A: Paris, Île-de-France, France
In 1810 confectioner Nicholas Appert published in Paris L'art de conserver, pendant plusieurs années, toutes les substances animales et végétales.... In this small book Appert described the first workable process for canning foods, laying the foundation of the food-processing industry. Appert's method, which he began working on in 1795, involved sealing food hermetically in specially made glass jars, and then placing the jars containing the food in boiling water. Later he used an autoclave. Appert left air space at the top of the jar, and wrapped the sealed jar in canvas before boiling. It is thought that this method may have been used by homemakers before Appert, but Appert was the first to perform the process on an industrial scale. By providing the first reliable way to preserve many types of prepared foods for extended periods of time, Appert also developed a new way of furnishing potable, nourishing and unspoiled food to armies in the field.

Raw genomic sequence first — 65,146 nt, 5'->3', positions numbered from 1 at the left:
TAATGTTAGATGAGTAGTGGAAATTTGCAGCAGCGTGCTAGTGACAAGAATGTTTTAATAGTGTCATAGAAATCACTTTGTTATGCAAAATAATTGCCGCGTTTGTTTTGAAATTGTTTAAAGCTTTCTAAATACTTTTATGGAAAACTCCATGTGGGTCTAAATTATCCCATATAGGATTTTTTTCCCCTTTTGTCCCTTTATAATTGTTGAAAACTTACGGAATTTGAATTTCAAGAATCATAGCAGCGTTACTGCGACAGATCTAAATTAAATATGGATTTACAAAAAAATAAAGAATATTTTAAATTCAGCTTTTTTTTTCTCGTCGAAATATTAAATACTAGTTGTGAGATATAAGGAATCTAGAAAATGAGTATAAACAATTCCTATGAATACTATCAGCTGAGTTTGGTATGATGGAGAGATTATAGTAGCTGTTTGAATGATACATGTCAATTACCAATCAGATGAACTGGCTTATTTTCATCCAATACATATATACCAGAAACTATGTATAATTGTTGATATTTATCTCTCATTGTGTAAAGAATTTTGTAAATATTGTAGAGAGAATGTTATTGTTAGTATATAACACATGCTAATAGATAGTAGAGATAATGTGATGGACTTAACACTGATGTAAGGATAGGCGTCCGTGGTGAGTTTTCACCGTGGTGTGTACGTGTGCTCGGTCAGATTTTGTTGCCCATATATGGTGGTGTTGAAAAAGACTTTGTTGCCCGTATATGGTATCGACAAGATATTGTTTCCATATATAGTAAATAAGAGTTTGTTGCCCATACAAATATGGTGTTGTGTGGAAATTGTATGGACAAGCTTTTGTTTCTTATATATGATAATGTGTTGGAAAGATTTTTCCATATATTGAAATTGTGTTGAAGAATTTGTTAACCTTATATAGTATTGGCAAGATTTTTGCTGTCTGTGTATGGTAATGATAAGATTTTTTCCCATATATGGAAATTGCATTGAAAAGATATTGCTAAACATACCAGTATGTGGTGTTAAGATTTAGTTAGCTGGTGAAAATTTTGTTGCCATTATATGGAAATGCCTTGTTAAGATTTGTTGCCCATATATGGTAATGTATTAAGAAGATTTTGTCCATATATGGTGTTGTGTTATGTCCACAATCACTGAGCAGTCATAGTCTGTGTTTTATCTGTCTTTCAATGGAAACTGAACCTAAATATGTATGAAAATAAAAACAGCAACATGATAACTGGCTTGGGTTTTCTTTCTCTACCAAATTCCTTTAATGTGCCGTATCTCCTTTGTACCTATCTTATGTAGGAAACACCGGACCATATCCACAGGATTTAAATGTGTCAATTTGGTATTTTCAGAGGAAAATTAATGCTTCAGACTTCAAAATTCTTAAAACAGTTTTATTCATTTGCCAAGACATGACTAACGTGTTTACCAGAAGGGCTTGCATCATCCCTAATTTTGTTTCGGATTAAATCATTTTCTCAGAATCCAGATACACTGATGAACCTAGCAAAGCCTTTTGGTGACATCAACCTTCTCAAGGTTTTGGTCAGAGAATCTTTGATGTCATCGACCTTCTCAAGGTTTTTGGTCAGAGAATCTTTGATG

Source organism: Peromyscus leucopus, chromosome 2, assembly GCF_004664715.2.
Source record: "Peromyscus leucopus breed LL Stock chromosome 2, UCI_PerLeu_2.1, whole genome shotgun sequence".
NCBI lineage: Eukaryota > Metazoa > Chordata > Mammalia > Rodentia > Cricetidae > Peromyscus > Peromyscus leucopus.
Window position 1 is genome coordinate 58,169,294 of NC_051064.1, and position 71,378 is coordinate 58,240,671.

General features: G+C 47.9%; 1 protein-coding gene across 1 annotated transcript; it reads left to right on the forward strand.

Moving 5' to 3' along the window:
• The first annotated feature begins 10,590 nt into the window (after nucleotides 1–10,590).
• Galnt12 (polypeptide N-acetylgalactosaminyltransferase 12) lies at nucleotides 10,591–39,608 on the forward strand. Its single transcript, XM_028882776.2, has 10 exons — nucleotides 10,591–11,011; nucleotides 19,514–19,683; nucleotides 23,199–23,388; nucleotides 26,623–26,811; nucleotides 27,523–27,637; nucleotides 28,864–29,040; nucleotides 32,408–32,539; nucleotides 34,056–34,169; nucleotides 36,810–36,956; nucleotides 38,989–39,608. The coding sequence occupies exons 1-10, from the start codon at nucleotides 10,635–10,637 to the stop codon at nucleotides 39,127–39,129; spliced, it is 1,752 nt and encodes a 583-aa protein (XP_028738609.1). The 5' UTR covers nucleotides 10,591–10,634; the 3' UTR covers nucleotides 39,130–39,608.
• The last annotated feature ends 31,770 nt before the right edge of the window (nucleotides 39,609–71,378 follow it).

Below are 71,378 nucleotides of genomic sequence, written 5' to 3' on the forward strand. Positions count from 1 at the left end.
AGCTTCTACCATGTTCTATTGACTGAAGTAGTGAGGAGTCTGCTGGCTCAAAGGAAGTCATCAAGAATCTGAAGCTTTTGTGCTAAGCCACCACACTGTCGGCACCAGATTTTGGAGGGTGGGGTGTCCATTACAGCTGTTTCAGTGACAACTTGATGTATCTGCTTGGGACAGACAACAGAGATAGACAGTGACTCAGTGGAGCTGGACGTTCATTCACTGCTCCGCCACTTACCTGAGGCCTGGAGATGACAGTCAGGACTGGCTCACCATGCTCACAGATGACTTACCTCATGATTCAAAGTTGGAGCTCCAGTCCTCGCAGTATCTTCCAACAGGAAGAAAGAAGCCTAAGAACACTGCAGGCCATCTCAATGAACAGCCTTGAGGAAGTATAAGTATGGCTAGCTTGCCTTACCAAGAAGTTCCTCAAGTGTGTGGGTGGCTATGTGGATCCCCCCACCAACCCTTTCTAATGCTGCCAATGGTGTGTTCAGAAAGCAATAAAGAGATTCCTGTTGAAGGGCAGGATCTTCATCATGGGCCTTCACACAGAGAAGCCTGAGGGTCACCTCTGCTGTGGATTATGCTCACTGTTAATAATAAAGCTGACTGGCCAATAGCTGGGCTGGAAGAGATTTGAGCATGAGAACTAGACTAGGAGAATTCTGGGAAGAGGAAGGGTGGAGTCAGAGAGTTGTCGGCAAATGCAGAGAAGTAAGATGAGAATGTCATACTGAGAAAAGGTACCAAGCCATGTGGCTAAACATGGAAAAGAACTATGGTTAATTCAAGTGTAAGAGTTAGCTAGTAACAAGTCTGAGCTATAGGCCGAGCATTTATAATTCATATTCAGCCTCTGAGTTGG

In 1800 Napoleon, who is widely quoted, accurately or not, as saying, "An army marches on its stomach," offered an award of 12,000 francs to anyone who could devise a practical method for food preservation for armies on the march. The award went to Appert, but since the method was considered to be of strategic importance for Napoleon's military campaigns, Appert was not allowed to publish it until 1810.
Appert's book was translated into English as The Art of Preserving All Kinds of Animal and Vegetable Substances for Several Years. A Work Published by Order of the French Minister of the Interior, On the Report of the Board of Arts and Manufactures. (London, 1811).